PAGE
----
1 pointMy truck has the steel cab, lighter duty trucks went to aluminum before the 650s did... to answer your question about buying it all over again if I had to it’s a catch 22. At the time I purchased this particular truck because I wanted an extended cab, 26k lbs truck with a cab and a half. I also had a falling out with my local international dealerships service department, after a half butted repair on a 4300, so I told them I swore off international, that left me with freightliner or ford, I opted for the ford because of the warranty primarily, and it was almost 10k dollars less then a comparably equipped FL... the only real drawback I found with my truck is the small cab, at 6’2” my legs get very restless driving after a couple hours, and it gets very cramped with a couple passengers. My bed angle with the air ride dumped is right close to 10 degrees, without the shark tail bed... hope this helps anyone looking!
1 pointI don't recall which wrecker you had mounted to your chassis. But, I can tell you that whoever estimated a 550 4x4 at 10,000 lbs your about 5,000+- light. My 2001 550 century 602 aluminum body/tunnel toolbox is right at 15.000 lbs and that's on the original 17500 gvw before they went to the 19500. I recall the days of the 350's 11000 gvw in ford weighed around the 10/10500 mark empty with a wrecker and a 460, it was mentioned the weight is behind the axle not on top like a camper or trailer so we are loosing before we get going!! The part about your extra leaf or overload just touching the bumpers is in all actuality where you want it. So, as soon as you're loading they are working. Unfortunately, it's a single leaf and really doesn't do much. I believe due to the arch I'm not sure you can double or triple it up. In my opinion if it were me I would look at the 3 options. 1) (I did this with my 550) I put air bags in 5000lb kit if I recall had them 10 years now +- but I put a leveling valve on my rear axle and preset it to where I wanted- weight goes on valve opens auxiliary compressor and tank I mounted in the toolbox kicks in pumps it up to height again just like a big truck, unload and valve dumps air from bags like a big truck- "air lift" was the brand and it was a complete kit with relays/solenoids wire kit and tubing. I didn't want to mess with the pump the bags up at the shop every 3 days because they will always leak and it's when they are empty or low is when you need the capacity, wasn't cheap but worth the money I think. Option 2) Is a product I installed on my 5500 Ram rollback it's called a sumo spring it is a similar design to a timbren but made by Super Spring it mounts right above or where the factory bump stops are located and they just rest on the rear axle or slightly above, I have mounted these on several "work trucks" they have different ratings but all I'm seeing for the 550 in your year is one rating part#SSR-120-54 (2800 lbs rating) not only do they take some load but the stability added to my rollback was tremendous they are available for the front axle also if you decide to counter weight. Option 3) again is another product by Super Springs (6600lb rating) part# SSA-26 it is simply an additional 2 leaf kit mounts in conjunction with your overload and you can pre-load it to suit your needs basically we always put enough tension on them to stay put when unloaded to maintain a decent ride height and so your riding on the factory pack but they pick up weight load as soon as you lift. Basically it makes your empty ride as it is and not a lumber wagon but gives capacity as soon as you add the weight. If it were me not knowing what you do mostly I'd go with the add on leafs to carry the weight and the sumo spring (timbren style) to help with stability I really think you will like the results. 6600lbs is the highest rating they have on leafs a couple less ratings are available. But, I wouldn't think they would apply to us in the towing world. www.supersprings.com Warranty on commercial use is 3 years on your weekend boat puller it's lifetime. Install time... you can pull it in your shop and have it back on the road in a couple hours vs. a day to disassemble spring packs add leafs and end up with a lumber wagon. I'm not trying to be bias to there product or dis respect your spring guy (I added 7 leafs per side on my f350 when I built it) but for the expense and quick turn around to install you can't go wrong. We use them on our equipment with no issues I have a pair on my Ram 2500 because I carry a plow on it, as mentioned I have both on my rollback I had the sumo style before the extra leafs and the stability they added was crazy. Let us know how you made out or anyone else who try's the product.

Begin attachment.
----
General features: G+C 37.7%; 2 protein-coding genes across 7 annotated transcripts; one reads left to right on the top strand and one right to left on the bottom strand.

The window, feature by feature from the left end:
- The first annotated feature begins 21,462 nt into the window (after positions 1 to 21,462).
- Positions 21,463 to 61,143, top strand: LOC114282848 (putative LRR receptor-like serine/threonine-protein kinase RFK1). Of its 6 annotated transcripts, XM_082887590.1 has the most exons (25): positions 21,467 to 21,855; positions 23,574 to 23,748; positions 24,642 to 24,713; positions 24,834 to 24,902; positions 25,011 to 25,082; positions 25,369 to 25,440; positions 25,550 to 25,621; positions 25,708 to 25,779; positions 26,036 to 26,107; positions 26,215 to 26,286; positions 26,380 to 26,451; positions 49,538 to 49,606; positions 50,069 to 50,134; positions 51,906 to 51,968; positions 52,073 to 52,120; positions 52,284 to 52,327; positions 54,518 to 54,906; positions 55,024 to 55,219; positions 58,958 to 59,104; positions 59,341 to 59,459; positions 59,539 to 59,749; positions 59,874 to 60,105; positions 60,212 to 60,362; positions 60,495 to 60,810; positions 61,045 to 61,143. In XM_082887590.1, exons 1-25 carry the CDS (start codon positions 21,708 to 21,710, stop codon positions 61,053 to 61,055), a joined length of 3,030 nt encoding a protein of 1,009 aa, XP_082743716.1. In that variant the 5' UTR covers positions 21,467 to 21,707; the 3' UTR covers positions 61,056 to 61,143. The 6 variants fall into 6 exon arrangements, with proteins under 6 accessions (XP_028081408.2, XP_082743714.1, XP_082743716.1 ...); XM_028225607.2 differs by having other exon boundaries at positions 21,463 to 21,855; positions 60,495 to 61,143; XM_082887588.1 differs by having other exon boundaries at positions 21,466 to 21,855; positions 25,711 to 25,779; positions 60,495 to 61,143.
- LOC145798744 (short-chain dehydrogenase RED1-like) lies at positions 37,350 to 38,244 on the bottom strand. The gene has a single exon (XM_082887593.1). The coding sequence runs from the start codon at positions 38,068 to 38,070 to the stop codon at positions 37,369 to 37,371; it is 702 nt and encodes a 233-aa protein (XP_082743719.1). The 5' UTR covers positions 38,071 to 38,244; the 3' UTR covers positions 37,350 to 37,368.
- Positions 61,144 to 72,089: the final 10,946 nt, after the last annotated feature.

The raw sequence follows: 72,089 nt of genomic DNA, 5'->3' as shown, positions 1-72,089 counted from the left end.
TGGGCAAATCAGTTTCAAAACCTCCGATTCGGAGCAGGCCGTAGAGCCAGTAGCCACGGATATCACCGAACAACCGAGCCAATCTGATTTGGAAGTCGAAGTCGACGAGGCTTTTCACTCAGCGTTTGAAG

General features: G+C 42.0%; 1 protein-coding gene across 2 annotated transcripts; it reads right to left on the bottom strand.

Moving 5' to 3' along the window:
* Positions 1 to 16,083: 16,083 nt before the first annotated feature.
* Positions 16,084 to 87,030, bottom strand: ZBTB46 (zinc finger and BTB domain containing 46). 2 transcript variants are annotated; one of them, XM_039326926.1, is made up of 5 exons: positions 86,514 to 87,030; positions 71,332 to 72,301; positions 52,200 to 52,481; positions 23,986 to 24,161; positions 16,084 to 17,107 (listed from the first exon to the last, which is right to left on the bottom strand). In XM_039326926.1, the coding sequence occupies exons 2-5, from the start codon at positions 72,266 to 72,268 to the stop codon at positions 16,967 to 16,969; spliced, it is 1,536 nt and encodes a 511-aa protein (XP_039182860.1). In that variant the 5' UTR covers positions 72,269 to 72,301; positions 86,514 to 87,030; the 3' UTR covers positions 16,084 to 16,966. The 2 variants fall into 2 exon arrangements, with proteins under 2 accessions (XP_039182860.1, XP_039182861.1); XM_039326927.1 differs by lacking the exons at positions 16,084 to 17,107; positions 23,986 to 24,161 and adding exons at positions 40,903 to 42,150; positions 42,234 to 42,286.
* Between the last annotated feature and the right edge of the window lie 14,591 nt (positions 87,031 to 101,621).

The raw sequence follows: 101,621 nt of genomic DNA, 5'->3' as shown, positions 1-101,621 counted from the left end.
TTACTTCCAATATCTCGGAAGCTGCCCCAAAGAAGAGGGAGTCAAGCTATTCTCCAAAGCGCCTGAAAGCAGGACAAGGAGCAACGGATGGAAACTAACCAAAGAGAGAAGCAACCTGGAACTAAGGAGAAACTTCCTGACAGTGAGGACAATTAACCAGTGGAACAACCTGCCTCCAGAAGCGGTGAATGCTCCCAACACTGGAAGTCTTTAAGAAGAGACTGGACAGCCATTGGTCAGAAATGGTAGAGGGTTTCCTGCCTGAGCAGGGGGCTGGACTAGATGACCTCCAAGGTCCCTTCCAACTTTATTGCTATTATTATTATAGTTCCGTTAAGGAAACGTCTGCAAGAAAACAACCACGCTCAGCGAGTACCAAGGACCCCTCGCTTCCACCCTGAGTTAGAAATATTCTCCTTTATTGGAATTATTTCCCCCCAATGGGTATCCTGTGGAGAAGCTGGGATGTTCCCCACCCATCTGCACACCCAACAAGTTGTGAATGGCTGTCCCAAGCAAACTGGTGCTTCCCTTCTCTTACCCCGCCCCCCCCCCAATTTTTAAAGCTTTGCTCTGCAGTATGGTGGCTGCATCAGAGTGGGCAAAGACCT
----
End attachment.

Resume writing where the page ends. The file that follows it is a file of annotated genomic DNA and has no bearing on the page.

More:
1 pointWith some basic assumptions since most light duty trucks are about the same, your truck should be able to lift approximately 7,000 pounds with the wheel lift fully retracted and 5,000 pounds at full extension. Now this is the calculated capacities, NOT the structural capacities as determined by whichever wrecker manufacturer you have. Most manufacturers limit light duty to 4,000 pounds at full extension due to structural issues not chassis capacity. The way I determined this is using the basic tow capacity formula that has been industry standard for decades and some educated guesses as to what your truck weights. A typical F-550 4x4 should have a static weight close to 10,000 pounds with 60% on the front axle and 40% on the rear axle. The 2017 F-550 extended cab with a 60" CA body on it (you said no tunnel box) has a wheel base of 167.9" and typical light duty wheel lift overhang is between 72-96" (retracted vs. extended). Plug these numbers into the formula 1/2 front axle weight x wheel base / overhang = capacity. 3,000*167.9=503,700/72=6995.83 at full retracted. If your rear springs are collapsing then they are not doing their job to support the load or you are overloading them. It is very likely your springs are weak, or the truck did not have the payload plus package installed properly. Off the line the F-550 comes standard at 18,000 GVWR and requires a dealer installed upgrade to make the 19,500 GVWR which includes a frame reinforcement between the springs. Even when working properly there is no weight transfer from the rear springs to the front axle in a tow truck. Wreckers use the rear axle as the fulcrum point in a lever and the front axle is the counterweight. Your steering can be improved by either increasing the front axle static weight with a counterweight like a push bumper or brush guard, reducing the rear overhang or lengthening the wheelbase. Installing stiffer springs will help with rear end sag and provide better support for the weight that you are towing but will not help transfer.